Your previous job sounds interesting, @max! (and kind of top secret ) . I think you have definetely enough experience to make sophisticated decisions regarding your webstack.
However i can absolutely relate to you, and have very similar feelings and thougts regarding our current tech stack.
The thing is: We are very dependent on the development and speed + decisions of the graph cool team. I mean you guys are absolutely great, and i admire your work. Without you these discussions would not be possible at all.
But the thing is we want run in production.
A little analogy: If a car producer is building a prototype, they call it prototype and drive it on test courses. In software we call this stage beta.
Since 1.0, we’re past beta, and it was solely Graphcools decision to set this milestone, stating:
Yes you can drive our car (prisma) in public traffic, and it will have the basic features we expect it to have (like steering and airbags).
We do not expect it to have any extraordinary features (like autonomous driving, to keep the analogy). But:
- it should be usable with a normal database or a DBaaS like RDS (
- it of course can have bugs beyond beta, but not bugs like i can’t delete things.
- Things like the memory issue (you cited above), should not happen.
- Things that worked in framework, do not work in Prisma anymore. I could even bring Prisma into a state
that was unrecoverable via redeploy and i had to nuke the cluster. (Filed an issue)
Now you can say: “If you run Prisma, you’re on the forefront of GraphQL”, you’re on the bleeding edge of web development in the world" - you should expect this - i must state again, that it was decided we’re no longer in beta. If something has the beta-label we of course expect this.
We had, like you @meep a more traditional framework in use before (Flask not Django, but very similar). Now we’re building a Next.js app and hosting on Netlify, so we already leverage the “hottest stuff”.
In my opinion there is however no way back to REST after GraphQL. As someone also working on the frontend (where my users are!), i must say that it’s a 10x-speed-up, zero-to-one technology, that i would never give up.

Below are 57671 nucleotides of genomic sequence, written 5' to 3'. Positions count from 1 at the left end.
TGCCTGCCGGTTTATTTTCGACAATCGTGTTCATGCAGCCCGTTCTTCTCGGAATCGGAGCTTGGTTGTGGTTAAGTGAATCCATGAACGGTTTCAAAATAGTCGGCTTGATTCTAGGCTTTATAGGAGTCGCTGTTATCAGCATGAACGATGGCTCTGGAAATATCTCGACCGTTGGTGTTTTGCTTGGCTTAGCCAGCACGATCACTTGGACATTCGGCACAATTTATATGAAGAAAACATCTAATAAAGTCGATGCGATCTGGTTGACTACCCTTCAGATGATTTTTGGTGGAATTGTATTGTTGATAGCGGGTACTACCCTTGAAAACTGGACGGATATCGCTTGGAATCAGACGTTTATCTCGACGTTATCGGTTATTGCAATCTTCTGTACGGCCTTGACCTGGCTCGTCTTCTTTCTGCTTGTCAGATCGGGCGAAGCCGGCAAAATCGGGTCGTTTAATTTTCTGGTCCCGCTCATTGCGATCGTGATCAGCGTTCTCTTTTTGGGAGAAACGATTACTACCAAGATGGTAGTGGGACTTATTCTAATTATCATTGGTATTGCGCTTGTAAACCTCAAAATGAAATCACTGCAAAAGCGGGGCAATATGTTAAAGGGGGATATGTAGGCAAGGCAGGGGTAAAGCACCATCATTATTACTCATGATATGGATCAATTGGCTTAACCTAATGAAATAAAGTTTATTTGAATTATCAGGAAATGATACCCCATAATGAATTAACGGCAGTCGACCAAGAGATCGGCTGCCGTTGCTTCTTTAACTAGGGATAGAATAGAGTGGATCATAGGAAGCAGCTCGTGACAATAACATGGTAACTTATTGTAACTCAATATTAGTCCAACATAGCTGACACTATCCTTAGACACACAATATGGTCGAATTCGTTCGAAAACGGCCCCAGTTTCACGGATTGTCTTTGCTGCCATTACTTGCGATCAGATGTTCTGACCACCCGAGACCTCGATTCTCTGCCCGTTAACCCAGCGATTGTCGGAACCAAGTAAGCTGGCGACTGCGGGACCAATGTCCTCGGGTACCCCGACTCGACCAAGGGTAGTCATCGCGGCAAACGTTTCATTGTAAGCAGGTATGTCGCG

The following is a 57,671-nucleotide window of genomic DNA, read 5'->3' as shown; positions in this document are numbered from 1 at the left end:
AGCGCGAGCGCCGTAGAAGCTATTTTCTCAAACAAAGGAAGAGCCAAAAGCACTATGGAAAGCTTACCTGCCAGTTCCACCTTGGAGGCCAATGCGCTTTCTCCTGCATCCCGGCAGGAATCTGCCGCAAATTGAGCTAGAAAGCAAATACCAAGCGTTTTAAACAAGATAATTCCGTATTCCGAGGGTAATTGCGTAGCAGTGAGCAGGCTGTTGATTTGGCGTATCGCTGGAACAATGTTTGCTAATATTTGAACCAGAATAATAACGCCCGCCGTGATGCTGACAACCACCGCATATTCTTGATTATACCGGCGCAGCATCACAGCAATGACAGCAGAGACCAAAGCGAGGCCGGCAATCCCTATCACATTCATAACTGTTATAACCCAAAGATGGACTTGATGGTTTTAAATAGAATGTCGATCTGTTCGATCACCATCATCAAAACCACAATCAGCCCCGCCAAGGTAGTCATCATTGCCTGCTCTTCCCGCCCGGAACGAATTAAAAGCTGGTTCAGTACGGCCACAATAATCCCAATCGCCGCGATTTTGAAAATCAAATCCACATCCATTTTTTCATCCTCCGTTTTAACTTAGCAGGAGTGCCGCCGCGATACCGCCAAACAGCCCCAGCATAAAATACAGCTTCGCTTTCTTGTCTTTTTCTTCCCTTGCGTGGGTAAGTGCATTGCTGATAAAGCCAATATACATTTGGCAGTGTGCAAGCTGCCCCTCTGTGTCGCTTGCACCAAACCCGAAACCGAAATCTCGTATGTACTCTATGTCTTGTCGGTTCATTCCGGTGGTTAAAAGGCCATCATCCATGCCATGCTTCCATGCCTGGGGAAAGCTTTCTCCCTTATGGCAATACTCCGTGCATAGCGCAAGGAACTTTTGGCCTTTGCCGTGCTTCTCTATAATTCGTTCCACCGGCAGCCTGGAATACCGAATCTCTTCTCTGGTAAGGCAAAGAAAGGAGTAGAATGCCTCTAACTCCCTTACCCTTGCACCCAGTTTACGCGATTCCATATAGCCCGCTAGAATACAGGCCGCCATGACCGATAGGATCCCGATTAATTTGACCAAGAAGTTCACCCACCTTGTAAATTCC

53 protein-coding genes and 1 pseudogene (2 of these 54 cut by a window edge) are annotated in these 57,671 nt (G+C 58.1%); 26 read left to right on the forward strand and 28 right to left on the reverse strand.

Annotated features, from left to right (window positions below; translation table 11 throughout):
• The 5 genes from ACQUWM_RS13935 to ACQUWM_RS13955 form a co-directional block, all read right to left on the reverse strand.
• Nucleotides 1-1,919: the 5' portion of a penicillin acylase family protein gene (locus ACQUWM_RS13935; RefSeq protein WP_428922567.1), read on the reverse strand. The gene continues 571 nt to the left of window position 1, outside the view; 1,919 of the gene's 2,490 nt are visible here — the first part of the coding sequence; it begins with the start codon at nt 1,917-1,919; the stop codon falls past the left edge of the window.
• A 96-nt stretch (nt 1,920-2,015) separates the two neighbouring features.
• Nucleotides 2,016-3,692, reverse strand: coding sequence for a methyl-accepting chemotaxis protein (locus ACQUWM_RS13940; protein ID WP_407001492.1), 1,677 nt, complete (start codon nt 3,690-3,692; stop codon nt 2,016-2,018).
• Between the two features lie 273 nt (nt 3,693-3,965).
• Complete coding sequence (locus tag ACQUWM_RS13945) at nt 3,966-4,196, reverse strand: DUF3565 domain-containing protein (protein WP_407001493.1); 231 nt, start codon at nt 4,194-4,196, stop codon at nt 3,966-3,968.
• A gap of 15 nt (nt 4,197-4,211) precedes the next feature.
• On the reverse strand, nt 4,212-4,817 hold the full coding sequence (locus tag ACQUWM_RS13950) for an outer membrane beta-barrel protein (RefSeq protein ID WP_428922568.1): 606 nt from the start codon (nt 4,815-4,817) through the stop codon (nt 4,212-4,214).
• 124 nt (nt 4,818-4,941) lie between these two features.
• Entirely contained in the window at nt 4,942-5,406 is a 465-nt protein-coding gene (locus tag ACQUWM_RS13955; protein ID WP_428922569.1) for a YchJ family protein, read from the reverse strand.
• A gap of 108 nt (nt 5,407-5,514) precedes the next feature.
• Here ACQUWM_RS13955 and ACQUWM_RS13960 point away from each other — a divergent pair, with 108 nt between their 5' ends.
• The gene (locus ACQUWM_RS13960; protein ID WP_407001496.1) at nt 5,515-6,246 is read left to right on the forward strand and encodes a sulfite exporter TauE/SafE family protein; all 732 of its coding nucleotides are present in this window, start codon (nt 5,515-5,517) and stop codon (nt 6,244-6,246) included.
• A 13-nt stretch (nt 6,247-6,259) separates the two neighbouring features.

Also writing universal apps completely in React, instead of sprinkling React across a traditional template language like Django’s or Flask is not an option neither.
So basically we have three to four options:
Use a a buggy and problematic version of Prisma. Fully trust and rely on Graphcool that they will fix it ASAP. Be like water my friend, in the meantime, and just work around any upcoming issues. I do not know Scala, nor does anyone of my team so we cannot write PRs. (which i would do otherwise). I think this isn’t an option for you neither.
Use AWS AppSync instead. Make your own picture, regarding that. For us it’s not an option. I just love Graphcool and i love their OSS approach.
Write your own GraphQL server. We were thinking about writing our own implementation using Elixir and Absinthe. Personally i’m really not a fan of: Everybody build actually the same stuff, solves the same problems, re- and -reinvents the wheel. We would be solving the same problems that GC is trying to solve - without the community. Then, rather learn Scala, fork Prisma and do PRs.
Use graphcool framework. It has missing features. The API is worse. You have far less control, then you would have with a working version of Prisma. But it is running in production (Cars: driving in public traffic, without major accidents).
For us it’s always: Stability first, features last. So currently after really trying to move to Prisma for a week or so, i’m really in fond of option 4 - until all implementations stabilize and i’m able to make a more sophisticated decision.
I kind of feel far more safe with the framework regarding a production app. I do not want to appear arrogant, but i’m not sure what standards other people have here for their production apps. You come from cryptography, so i assume you will have similar standards. I mean people are running production apps on a framework that cannot delete things.
A word to @nilan and the team: Please do not take this to harsh, and understand us as users. We really want you to succeed with us and our apps. We from Bluepick, and i think absolutely love and value your product, your dedication, skillset and courage to build THE GraphQL database interface. I’m really betting on it. Still, if a good friend asked me, i would never recommend it to be used in production, as of 2. February. 2018, and recommend the framework instead.